In June of 1987, photographer/filmmaker Paul Fay and Cable Operator Leonard Caplan interviewed professional wrestling legend Walter “Killer” Kowalski for almost an hour. Through Paul’s pro wrestling connections due to his wrestling photography, on a whim he asked Len a month or two earlier if he’d be interested in such an interview. Len had been a wrestling fan since the 1960s and particularly in the 1970s so he jumped at the chance. Little did they know that twenty-six years later, Wrestling Talk, as it came to be called would still exist as a regularly produced show. Not that the show remained the same as when it started. In its many incarnations, Wrestling Talk has featured comedy, had a stint as a radio show in 1990 as well as a broadcast television run in that same year, survived the untimely death of Paul Fay in 1991, continued on with Ed Whittier as his successor, the coming and going of James Quinlan III, another co-host, been seen on as many as twenty-six cable stations, and witnessed its introduction to a new, wider audience on YouTube. Wrestling Talk has been acknowledged by wrestling commentator Dave Scherer as the world’s first and oldest talk show about professional wrestling. Today it can be defined as an opinion/viewpoint show. Len and Ed leave the experts on “who won the main event in Wrestlemania V with what precise hold” to the precise wrestling historians and others who do different types of wrestling talk shows.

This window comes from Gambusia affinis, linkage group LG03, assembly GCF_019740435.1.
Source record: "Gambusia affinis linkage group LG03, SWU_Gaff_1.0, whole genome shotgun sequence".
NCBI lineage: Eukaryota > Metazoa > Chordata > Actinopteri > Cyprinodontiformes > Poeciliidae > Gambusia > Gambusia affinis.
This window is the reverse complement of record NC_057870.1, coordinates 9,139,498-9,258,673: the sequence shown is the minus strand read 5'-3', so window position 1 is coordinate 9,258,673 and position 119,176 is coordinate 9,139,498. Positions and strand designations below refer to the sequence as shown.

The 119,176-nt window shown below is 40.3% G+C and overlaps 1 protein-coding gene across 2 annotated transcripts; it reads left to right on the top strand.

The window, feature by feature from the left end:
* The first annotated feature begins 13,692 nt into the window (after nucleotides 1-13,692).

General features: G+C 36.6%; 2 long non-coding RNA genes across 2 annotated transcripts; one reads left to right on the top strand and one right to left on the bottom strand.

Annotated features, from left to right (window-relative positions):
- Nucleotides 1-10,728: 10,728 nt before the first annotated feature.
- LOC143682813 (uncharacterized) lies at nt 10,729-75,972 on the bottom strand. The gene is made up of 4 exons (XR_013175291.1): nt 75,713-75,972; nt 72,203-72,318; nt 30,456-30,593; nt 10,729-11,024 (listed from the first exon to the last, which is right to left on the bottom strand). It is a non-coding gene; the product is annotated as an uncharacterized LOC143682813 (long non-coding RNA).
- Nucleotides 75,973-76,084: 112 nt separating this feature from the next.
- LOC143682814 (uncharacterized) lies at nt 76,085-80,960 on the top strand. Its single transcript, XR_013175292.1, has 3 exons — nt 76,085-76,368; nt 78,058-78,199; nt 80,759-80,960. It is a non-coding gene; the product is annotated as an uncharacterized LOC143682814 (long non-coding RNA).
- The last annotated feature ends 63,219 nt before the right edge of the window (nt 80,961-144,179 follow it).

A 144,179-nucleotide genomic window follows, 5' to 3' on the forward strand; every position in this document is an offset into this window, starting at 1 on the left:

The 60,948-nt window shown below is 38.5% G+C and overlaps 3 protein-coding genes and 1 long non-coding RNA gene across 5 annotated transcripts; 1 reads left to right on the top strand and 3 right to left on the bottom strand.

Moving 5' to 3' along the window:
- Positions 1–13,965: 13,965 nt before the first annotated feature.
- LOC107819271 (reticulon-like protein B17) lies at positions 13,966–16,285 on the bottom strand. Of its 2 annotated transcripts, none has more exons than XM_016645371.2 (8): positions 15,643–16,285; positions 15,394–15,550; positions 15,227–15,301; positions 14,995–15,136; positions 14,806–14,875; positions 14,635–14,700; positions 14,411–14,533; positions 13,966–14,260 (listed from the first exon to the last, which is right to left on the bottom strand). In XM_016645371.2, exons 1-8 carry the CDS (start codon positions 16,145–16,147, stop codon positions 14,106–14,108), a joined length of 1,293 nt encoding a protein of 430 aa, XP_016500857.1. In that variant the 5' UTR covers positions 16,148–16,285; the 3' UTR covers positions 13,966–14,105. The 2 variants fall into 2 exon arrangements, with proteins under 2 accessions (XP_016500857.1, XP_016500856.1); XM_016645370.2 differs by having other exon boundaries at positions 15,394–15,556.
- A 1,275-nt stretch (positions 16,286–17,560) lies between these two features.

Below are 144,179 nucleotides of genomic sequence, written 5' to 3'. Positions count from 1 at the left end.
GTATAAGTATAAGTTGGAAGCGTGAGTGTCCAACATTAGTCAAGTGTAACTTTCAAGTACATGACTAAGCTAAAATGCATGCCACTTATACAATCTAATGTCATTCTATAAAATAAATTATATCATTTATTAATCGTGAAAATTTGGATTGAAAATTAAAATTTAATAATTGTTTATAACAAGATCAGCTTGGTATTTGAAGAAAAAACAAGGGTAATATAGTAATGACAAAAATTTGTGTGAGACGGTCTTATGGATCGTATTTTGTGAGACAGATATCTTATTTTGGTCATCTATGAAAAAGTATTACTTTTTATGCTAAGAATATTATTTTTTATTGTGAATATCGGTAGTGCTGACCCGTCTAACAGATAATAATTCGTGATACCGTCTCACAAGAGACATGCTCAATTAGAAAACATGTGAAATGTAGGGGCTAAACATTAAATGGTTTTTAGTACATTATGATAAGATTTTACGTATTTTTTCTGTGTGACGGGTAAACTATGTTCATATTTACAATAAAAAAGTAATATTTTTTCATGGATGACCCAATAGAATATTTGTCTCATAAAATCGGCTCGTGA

Leonard Caplan and late host, Paul Fay
All logos for Wrestling Talk designed by John Rodeo, www.johnrodeo.com
Ed Whittier, Leonard Caplan with John Cena’s actual WWE Championship Belts
courtesy of John Cena, Sr.